10 Young Talents Who Are Defining the Next Generation of Marketing

Meet Adweek's Young Influentials

Whether they’re building Manhattan’s buzziest women’s-only club or helping brands reach the next generation of influencers, these Young Influentials are paving the way in the marketing arena. For more up-and-coming talent in tech, media and entertainment, check out our full list.
—Emma Bazilian

Samantha Levine Archer
Director, client technology and solutions, Hearts & Science 

Photo: Kristina Varaksina

Samantha Levine Archer dove deep into data during her four years at Annalect, the nerve center of a sprawling Omnicom operation that birthed the industry’s hottest new media network, Hearts & Science.

“When I explain what I do to my parents, I say, essentially, problem solving,” says Archer, 29. “It’s like cheerleading and being a boss at the same time.”

When Hearts & Science officially launched after winning P&G’s 2015 media review, Archer became director of client technology and solutions, an ambitious new role that requires her to oversee the agency’s Agile practice.

During the March brand safety freakout that led major advertisers to pull their ads from YouTube, she led a “Special Forces” unit that used guerrilla tactics to solve clients’ problems with near-surgical precision by running “dark” tests and wading through thousands of hours of offensive content.

As clients’ transparency demands grow, Hearts & Sciences aims to stay ahead of the game. Archer describes the agency as “a special starfish growing into a larger octopus” driven by “dramatic changes in what a traditional media planner and buyer can do.” —Patrick Coffee

Bennett D. Bennett
Copywriter, BBDO

BBDO New York copywriter Bennett D. Bennett compares himself to a utility player in baseball, citing his versatility as a key strength. That versatility extends far beyond advertising: Bennett started college as a physics major, has an extensive fiction background and experience as a voiceover artist.

Bennett, 27, landed at BBDO in 2015, scoring a spot as the inaugural hire in the agency’s creative residency program after giving a speech at the AdColor Awards & Industry Conference. He continues to be involved with AdColor, as well as the AAF’s Mosaic Council, the 4A’s and The 3% Conference.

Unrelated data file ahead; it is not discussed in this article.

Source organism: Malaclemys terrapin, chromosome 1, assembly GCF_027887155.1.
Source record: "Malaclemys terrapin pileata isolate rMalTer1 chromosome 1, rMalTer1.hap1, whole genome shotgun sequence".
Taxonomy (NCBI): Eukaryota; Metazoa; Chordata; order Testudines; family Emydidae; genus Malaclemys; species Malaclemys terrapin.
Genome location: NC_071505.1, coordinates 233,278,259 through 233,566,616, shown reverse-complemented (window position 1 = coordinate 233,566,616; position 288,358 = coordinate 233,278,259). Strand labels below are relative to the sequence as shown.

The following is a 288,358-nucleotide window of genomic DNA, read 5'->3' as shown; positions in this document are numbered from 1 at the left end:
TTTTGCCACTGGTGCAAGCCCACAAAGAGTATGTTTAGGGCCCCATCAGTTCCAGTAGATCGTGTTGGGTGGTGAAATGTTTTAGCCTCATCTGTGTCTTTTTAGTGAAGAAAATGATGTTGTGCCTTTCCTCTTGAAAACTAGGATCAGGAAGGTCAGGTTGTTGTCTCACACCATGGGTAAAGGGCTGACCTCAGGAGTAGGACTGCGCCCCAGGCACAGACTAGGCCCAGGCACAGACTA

While Bennett thinks the industry is making some progress with diversity, he says, “I just don’t think progress is as quick and as impactful as it should be.” He adds, “There’s a large pipeline of diverse talent coming in, but not being included enough in conversations at agencies,” which means that much of that talent leaves for other industries before reaching senior-level positions. Bennett, who is currently working on campaigns for Macy’s and SAP, aims to eventually launch his own agency. “My goal is not just to expand as a writer, but to put that into practice through long-form story content, build brands from the ground up from a branding and identity perspective,” he says. —E.O.

Sarah Crockett
Divisional vp, integrated marketing and community engagement, REI 

Courtesy of REI

From a young age, Sarah Crockett loved REI. As a child, she would visit the Seattle-based company’s co-op with her father, always leaving with a pack of freeze-dried “astronaut” ice cream. Now, at 34, she’s living her dream as an employee.

In her role as divisional vp, integrated marketing and community engagement, Crockett oversees a team of 50 people focused on integrated content, local marketing, paid media, events and social. Their goal? To spread the message that a life outdoors is a life well lived.

Some of her biggest accomplishments since joining the brand include supporting the award-winning “#OptOutside” work as well as “Force of Nature,” a campaign championing women who love the outdoors, and REI Outessa, a female-driven event platform that includes a three-day retreat where women can participate in various activities, bond with one another and focus on personal growth.

This story first appeared in the Oct. 9, 2017, issue of Adweek magazine. Click here to subscribe.